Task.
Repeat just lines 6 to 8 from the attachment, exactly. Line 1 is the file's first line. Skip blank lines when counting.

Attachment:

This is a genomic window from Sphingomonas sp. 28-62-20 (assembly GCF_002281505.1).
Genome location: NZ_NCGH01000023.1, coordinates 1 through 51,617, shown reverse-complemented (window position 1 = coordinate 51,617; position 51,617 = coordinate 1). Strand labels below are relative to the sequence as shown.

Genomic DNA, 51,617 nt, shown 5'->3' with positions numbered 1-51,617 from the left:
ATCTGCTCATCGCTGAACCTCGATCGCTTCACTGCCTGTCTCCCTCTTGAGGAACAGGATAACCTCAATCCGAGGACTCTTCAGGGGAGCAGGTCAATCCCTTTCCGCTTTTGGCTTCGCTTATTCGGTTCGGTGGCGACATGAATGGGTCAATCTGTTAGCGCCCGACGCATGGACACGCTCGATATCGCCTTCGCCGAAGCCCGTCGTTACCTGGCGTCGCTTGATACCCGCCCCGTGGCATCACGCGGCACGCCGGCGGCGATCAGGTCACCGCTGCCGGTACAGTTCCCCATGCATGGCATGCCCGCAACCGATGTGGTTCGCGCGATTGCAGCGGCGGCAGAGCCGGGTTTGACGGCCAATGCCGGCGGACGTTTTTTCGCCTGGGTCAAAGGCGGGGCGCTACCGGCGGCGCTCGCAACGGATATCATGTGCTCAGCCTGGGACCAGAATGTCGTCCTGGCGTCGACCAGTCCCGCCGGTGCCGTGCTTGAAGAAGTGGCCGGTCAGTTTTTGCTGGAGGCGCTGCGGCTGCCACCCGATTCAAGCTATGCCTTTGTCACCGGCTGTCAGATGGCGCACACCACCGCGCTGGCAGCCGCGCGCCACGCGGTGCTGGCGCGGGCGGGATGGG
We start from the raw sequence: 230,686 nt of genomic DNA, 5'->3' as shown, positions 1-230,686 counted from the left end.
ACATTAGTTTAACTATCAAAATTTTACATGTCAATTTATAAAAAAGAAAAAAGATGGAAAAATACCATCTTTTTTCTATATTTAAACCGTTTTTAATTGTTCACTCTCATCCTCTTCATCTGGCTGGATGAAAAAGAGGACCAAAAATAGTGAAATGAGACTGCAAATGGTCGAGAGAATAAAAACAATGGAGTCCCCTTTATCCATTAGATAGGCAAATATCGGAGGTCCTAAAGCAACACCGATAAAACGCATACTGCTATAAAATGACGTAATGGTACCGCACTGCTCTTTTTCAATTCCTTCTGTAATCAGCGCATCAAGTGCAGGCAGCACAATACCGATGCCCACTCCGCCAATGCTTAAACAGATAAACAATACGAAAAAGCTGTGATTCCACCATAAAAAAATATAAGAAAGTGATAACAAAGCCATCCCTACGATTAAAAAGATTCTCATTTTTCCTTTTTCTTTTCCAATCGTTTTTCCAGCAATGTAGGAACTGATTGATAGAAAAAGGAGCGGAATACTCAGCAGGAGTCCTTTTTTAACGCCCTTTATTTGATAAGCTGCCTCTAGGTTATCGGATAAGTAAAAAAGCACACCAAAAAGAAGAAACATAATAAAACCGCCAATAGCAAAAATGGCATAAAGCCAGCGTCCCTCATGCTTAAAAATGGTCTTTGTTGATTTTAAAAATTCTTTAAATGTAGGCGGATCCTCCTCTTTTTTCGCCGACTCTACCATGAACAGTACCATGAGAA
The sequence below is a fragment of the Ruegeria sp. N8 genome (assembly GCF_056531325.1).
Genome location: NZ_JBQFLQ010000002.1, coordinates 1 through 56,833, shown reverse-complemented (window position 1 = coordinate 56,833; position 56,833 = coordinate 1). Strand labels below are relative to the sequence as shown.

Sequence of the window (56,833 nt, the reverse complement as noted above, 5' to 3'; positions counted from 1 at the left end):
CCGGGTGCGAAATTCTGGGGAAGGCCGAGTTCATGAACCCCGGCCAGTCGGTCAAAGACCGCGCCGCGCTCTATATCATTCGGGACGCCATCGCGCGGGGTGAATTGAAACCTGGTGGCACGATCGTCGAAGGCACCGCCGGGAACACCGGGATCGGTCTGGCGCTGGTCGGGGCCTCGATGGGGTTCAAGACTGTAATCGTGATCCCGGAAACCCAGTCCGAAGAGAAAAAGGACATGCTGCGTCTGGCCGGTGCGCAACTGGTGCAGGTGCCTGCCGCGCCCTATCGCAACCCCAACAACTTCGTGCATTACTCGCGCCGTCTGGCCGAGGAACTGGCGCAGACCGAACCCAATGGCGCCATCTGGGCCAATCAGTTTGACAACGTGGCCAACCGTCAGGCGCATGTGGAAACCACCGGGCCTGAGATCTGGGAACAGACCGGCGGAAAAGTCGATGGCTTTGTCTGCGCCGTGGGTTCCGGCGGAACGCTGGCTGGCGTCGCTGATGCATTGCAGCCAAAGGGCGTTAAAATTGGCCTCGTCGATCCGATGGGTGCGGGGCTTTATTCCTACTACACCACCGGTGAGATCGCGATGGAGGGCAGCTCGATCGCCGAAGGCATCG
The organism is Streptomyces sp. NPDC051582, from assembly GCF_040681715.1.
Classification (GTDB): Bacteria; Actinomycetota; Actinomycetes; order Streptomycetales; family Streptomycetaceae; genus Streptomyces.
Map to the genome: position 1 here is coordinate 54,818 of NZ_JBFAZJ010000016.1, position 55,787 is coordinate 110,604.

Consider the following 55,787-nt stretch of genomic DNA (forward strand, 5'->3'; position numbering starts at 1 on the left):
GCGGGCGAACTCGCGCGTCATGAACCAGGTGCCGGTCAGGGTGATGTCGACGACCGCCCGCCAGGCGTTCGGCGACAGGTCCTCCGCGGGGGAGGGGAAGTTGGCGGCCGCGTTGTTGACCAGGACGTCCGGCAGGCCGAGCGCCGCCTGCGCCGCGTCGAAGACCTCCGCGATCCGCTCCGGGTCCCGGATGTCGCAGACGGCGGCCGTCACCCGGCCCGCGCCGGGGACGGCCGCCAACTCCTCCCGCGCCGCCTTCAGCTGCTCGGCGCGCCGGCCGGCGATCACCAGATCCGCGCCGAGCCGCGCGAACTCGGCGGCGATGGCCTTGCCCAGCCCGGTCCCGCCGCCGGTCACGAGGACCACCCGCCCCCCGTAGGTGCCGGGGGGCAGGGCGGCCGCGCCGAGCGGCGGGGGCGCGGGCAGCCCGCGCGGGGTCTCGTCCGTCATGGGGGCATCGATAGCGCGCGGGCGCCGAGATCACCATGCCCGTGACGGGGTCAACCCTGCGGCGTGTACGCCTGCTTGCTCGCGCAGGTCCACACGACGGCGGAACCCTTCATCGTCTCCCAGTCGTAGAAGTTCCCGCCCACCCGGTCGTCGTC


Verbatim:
ACATTAGTTTAACTATCAAAATTTTACATGTCAATTTATAAAAAAGAAAAAAGATGGAAAAATACCATCTTTTTTCTATATTTAAACCGTTTTTAATTGTTCACTCTCATCCTCTTCATCTGGCTGGATGAAAAAGAGGACCAAAAATAGTGAAATGAGACTGCAAATGGTCGAGAGAATAAAAACAATGGAGTCCCCTTTATCCATTAGATAGGCAAATATCGGAGGTCCTAAAGCAACACCGATAAAACGCATACTGCTATAAAATGACGTAATGGTACCGCACTGCTCTTTTTCAATTCCTTCTGTAATCAGCGCATCAAGTGCAGGCAGCACAATACCGATGCCCACTCCGCCAATGCTTAAACAGATAAACAATACGAAAAAGCTGTGATTCCACCATAAAAAAATATAAGAAAGTGATAACAAAGCCATCCCTACGATTAAAAAGATTCTCATTTTTCCTTTTTCTTTTCCAATCGTTTTTCCAGCAATGTAGGAACTGATTGATAGAAAAAGGAGCGGAATACTCAGCAGGAGTCCTTTTTTAACGCCCTTTATTTGATAAGCTGCCTCTAGGTTATCGGATAAGTAAAAAAGCACACCAAAAAGAAGAAACATAATAAAACCGCCAATAGCAAAAATGGCATAAAGCCAGCGTCCCTCATGCTTAAAAATGGTCTTTGTTGATTTTAAAAATTCTTTAAATGTAGGCGGATCCTCCTCTTTTTTCGCCGACTCTACCATGAACAGTACCATGAGAA
The sequence below is a fragment of the Ruegeria sp. N8 genome (assembly GCF_056531325.1).
Genome location: NZ_JBQFLQ010000002.1, coordinates 1 through 56,833, shown reverse-complemented (window position 1 = coordinate 56,833; position 56,833 = coordinate 1). Strand labels below are relative to the sequence as shown.